Finally, AJ turned around. He bore the full weight of his incredulity down on Harm. “Just what in the hell were you trying to accomplish back there?!” he demanded.

“Admiral,” Harm said, “they keep saying they were trying to protect the Academy’s good name, but, thanks to them, the Academy doesn’t *have* a good name anymore. How can you condone keeping this quiet? I want to hold them up to the light of scrutiny! Doesn’t this country have a right to know what’s been happening here?!”

“Yes, and, when this is all over, they will,” AJ said. “But, they have no need to follow whatever proceedings may happen, from start to finish. They don’t need re-enactments, and up-to-the-minute coverage on some sleazy television show! What’s more important to you, Harm – that justice is served, or that it’s served in front of a live audience?”

When Harm gave no response, AJ continued his argument. “I trust that, during your career as an aviator, you saw things and did things that the American people are far better served knowing nothing about. This isn’t spook-speak, Harm; I’m not some CIA agent trying to wield my big, black pen, and cover up every useful piece of information, in the name of ‘classification.’ I’m doing exactly what should be done here. I’m loath to agree with Hadfield on this, but the scumbag’s right: we can salvage the Academy’s reputation if we conduct our business away from the press. I’ve played these political games for a lot longer than you have, Harm, and, unfortunately, these are the rules. I may not like them, but I’m not going to fold and go home. I’m going to keep playing, because, right now, that’s the only way we’re going to get any kind of resolution to this.”

Harm understood the admiral’s point of view, but he certainly wasn’t inclined to agree with it. He had been sure AJ would be the strongest advocate for exposing these pigs for who they are. “Are you saying it’s in our best interest to sweep all of this under the rug?” Harm asked.

“Hell, Harm, of course that’s not what I’m saying,” AJ defended himself. “I’m saying it’s in the *Navy’s* best interest to clean up its own house, and, if it can do that without television crews banging down the Academy’s gates, and without ten straight weeks of headlines in the National Enquirer, it’s in *everybody’s* interest.” There was a conference table in the room, and AJ finally took a seat at it. Harm did the same.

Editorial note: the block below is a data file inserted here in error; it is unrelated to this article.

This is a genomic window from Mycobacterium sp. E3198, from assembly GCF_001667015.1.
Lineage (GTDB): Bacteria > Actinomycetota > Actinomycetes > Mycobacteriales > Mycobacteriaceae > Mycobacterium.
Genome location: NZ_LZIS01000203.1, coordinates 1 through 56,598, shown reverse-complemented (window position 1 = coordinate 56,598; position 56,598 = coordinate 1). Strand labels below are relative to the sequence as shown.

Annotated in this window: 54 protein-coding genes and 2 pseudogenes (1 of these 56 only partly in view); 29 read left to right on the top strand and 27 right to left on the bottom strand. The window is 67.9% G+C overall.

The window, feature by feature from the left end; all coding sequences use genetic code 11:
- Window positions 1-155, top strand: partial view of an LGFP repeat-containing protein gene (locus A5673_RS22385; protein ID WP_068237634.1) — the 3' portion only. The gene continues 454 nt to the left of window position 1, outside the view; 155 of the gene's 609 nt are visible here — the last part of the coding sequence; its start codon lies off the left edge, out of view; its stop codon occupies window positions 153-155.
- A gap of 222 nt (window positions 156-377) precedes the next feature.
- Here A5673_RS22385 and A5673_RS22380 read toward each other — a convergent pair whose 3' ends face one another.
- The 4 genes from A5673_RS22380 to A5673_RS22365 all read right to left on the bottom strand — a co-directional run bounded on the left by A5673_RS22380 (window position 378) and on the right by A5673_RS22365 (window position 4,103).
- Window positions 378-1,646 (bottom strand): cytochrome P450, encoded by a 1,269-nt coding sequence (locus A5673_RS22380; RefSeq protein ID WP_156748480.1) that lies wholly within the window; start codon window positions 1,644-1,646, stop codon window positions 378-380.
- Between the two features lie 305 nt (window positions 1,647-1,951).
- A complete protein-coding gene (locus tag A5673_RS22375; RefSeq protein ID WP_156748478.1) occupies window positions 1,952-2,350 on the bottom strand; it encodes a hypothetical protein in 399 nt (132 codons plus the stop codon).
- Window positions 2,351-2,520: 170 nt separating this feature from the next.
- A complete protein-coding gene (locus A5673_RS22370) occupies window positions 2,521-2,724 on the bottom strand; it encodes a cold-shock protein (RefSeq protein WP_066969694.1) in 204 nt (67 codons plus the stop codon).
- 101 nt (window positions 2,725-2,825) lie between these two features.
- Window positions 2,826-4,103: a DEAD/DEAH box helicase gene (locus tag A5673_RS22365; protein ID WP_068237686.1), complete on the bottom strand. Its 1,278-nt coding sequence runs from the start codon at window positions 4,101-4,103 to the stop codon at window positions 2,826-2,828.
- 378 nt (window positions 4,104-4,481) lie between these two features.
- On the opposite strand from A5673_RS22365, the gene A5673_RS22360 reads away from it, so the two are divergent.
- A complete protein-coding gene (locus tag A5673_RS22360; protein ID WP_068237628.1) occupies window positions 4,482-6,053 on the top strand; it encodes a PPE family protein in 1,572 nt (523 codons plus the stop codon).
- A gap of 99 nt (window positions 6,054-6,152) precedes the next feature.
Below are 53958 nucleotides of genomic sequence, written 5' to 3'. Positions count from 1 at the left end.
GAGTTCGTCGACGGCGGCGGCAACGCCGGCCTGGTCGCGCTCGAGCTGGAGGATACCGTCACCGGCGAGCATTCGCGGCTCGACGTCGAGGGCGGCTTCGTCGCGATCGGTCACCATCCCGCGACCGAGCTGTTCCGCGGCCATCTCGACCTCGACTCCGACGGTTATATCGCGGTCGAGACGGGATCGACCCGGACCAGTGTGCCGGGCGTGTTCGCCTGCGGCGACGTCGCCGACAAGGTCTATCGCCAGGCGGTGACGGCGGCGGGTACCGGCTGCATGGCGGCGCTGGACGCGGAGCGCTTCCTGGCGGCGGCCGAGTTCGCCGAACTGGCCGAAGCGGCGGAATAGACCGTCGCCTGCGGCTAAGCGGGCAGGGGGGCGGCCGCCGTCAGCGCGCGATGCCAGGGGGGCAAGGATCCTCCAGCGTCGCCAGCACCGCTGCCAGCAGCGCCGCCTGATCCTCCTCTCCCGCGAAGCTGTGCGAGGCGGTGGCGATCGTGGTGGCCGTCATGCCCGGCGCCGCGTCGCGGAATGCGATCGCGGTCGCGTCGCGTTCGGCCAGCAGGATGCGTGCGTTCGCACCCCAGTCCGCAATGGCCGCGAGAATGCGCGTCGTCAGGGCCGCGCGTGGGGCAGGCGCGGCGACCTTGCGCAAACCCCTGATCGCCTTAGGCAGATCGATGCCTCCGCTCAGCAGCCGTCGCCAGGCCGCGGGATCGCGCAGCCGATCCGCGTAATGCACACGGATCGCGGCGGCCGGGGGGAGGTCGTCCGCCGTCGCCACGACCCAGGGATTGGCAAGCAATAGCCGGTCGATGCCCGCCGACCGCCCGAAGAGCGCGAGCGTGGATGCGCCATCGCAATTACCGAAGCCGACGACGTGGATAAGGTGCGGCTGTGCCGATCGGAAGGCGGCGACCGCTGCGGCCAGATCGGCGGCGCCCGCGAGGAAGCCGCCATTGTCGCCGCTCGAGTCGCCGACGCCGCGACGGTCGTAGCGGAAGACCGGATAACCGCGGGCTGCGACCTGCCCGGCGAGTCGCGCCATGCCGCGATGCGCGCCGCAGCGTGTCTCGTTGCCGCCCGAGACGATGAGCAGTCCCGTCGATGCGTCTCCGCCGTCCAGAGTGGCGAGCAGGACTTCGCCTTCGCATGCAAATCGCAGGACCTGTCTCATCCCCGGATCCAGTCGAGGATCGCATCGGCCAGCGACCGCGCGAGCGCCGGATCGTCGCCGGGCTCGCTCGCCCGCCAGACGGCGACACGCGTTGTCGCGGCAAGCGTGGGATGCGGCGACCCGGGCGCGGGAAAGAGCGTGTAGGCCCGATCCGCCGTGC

“What about the girls, sir?” Harm asked. “What’s in *their* best interest?”

“Exactly what we’re doing – nailing these guys, in whatever way we can. If that means doing it behind closed doors, then so be it. Harm, the important thing to focus on is that we *are* nailing them. They’re not getting away with anything. Good luck to those boys finding work on this planet with dishonorable discharges hanging over their heads. And, good luck to the sick bastards who let them get away with it. By the time the system is done with them, they’ll have no pensions, no rank, no privileges, and certainly, no hope of employment in the nearest ten galaxies.”

Harm thought of Laura, and of the countless young women like her. He sighed heavily. “Somehow, that doesn’t seem like enough, sir. Not even close.”

AJ moved his chair closer to Harm’s. When he spoke again, his tone was quieter. “Harm, I’ve seen things you couldn’t even begin to imagine. When I was the JAG, I kept the most disturbing cases for myself. I resolved them as quickly and quietly as possible. When I had my door closed, or Tiner, or Coates, told you I wasn’t to be disturbed, what did you think I was doing? I was putting out fires as fast as I could. I sure as hell wasn’t watching baseball.”

“Sir – “ Harm interrupted.